Removing Text Boxes but Saving the Text

Written by Allen Wyatt (last updated August 29, 2020)
This tip applies to Word 2007, 2010, 2013, 2016, 2019, and Word in Microsoft 365


Angela has a document that has about 400 text boxes in it, and each text box contains text. She wonders if there is a way of removing the text boxes but leaving the text in the document.

This can be done manually by simply selecting the text in a textbox (being sure not to select the textbox itself), pressing Ctrl+C to copy the text, clicking where you want the text to go, pressing Ctrl+V, and then deleting the text box. This would, however, quickly get tedious when you are dealing with as many text boxes as Angela has.

In this case, it is best to rely on a macro to do the changes. The macro can run through all the text boxes rather quickly, doing the work that is necessary. The following is an example of such a macro:

Sub ConvertTextboxText()
    Dim shp As Shape
    Dim oRngAnchor As Range
    Dim sTemp As String
    Dim J As Long

    For J = ActiveDocument.Shapes.Count To 1 Step -1
        Set shp = ActiveDocument.Shapes(J)
        If shp.Type = msoTextBox Then
            sTemp = shp.TextFrame.TextRange.Text
            If Len(sTemp) > 1 Then
                Set oRngAnchor = shp.Anchor.Paragraphs(1).Range
                sTemp = Left(sTemp, Len(sTemp) - 1)
                oRngAnchor.InsertBefore "[[ " & sTemp & " ]]"
            End If
        End If
    Next J
End Sub

This macro works only with text boxes, ignoring any other shapes that may contain text. It starts at the last text box and works its way toward the beginning of the document. When done, all the text that used to be inside of the text boxes is inserted at the beginning of the paragraph to which the deleted text box was previously anchored.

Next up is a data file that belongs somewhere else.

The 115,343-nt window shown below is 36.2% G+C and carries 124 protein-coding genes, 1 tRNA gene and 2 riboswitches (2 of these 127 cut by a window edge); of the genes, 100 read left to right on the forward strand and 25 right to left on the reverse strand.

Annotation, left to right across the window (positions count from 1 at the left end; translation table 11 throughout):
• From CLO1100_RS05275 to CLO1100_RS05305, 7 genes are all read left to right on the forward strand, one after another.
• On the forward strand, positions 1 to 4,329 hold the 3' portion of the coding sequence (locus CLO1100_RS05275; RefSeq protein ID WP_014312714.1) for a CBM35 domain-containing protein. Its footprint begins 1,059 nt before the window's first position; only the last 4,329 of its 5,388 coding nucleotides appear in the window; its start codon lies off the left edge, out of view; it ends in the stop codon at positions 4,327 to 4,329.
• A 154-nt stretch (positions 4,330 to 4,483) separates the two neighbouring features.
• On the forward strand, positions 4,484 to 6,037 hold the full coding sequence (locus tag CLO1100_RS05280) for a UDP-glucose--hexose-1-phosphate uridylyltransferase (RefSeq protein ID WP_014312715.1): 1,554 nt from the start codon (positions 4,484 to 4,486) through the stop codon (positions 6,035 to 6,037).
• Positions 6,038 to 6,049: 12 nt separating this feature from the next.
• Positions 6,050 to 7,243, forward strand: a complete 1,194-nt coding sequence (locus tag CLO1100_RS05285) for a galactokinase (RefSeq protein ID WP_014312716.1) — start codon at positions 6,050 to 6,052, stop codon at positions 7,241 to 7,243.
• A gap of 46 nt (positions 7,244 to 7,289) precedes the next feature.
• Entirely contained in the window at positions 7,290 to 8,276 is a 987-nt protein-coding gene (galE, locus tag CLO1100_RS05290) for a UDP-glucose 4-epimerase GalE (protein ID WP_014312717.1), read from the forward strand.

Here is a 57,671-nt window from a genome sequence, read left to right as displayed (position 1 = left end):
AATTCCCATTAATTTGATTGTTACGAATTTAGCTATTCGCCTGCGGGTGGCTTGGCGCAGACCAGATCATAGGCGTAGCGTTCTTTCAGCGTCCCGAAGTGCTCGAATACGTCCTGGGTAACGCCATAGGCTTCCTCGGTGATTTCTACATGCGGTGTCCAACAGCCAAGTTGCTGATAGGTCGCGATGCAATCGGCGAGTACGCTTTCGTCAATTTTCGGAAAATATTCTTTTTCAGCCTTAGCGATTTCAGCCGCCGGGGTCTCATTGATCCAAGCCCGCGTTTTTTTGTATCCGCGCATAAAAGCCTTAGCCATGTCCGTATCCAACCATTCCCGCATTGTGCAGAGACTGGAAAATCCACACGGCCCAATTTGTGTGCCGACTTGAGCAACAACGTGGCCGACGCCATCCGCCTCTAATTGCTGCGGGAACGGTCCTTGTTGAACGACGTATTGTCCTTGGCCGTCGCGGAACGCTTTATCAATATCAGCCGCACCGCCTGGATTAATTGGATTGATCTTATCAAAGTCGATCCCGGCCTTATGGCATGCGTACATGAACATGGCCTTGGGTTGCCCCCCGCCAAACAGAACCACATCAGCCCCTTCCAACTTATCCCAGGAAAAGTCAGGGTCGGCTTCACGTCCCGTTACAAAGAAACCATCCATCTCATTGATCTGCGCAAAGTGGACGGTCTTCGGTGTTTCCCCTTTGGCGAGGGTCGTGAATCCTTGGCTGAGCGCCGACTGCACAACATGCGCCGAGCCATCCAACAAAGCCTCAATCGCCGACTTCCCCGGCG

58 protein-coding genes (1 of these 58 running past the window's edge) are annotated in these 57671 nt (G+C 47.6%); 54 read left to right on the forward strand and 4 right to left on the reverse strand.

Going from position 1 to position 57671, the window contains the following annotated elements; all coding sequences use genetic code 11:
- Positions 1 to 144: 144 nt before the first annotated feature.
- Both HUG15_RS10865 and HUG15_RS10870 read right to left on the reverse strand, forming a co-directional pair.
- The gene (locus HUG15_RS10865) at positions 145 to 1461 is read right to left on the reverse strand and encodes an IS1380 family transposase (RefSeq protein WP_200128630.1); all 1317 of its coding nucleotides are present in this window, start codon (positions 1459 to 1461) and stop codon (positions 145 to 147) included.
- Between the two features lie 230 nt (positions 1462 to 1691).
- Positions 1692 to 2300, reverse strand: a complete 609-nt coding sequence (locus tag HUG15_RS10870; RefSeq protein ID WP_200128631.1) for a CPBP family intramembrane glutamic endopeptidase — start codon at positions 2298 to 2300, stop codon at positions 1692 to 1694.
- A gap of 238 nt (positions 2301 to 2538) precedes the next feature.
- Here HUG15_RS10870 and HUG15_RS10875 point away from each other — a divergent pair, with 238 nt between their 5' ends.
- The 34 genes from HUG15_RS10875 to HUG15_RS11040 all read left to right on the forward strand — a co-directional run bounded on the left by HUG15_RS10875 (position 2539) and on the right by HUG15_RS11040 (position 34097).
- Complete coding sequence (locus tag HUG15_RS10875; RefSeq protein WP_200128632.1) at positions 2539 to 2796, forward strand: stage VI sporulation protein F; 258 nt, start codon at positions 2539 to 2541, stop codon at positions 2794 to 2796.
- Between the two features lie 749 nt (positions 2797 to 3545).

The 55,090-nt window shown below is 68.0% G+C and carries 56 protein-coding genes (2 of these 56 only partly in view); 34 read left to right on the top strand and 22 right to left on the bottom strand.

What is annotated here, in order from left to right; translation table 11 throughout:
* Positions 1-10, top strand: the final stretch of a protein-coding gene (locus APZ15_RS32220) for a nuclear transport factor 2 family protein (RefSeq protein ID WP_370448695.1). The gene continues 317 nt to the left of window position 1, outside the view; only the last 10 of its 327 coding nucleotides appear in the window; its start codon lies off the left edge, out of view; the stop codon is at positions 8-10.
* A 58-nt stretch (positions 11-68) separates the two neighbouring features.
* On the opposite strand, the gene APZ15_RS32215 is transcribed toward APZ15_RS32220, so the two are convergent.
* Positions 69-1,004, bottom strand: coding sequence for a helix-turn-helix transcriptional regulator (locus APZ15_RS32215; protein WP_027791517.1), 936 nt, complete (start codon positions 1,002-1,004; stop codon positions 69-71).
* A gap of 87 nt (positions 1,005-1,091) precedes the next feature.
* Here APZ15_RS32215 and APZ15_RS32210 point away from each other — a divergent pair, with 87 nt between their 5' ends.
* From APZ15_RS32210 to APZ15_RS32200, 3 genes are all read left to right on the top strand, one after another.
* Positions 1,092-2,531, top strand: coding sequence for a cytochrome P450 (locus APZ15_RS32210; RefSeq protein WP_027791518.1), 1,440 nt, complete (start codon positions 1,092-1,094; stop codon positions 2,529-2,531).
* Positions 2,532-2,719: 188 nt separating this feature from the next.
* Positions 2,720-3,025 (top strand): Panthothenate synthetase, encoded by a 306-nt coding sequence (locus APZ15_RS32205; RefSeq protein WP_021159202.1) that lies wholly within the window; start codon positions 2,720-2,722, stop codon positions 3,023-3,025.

In addition, that text is surrounded by [[ double brackets ]] so you can easily tell where the text is located. Since text boxes can sometimes be anchored a ways away from where they appear in the document, you will definitely want to search for these double-bracketed pieces of text and move them to where you want them finally located.

If you are looking for other ways to accomplish the same task, you might be interested in this web page:


If you would like to know how to use the macros described on this page (or on any other page on the WordTips sites), I've prepared a special page that includes helpful information. Click here to open that special page in a new browser tab.

WordTips is your source for cost-effective Microsoft Word training. (Microsoft Word is the most popular word processing software in the world.) This tip (7739) applies to Microsoft Word 2007, 2010, 2013, 2016, 2019, and Word in Microsoft 365.

Author Bio

Allen Wyatt

With more than 50 non-fiction books and numerous magazine articles to his credit, Allen Wyatt is an internationally recognized author. He is president of Sharon Parq Associates, a computer and publishing services company. ...


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What is nine more than 7?

2020-08-29 19:37:29


Great tip! I don't need it now, but I could see its utility if I every get a ms. filled with boxes. Thanks, Allen!

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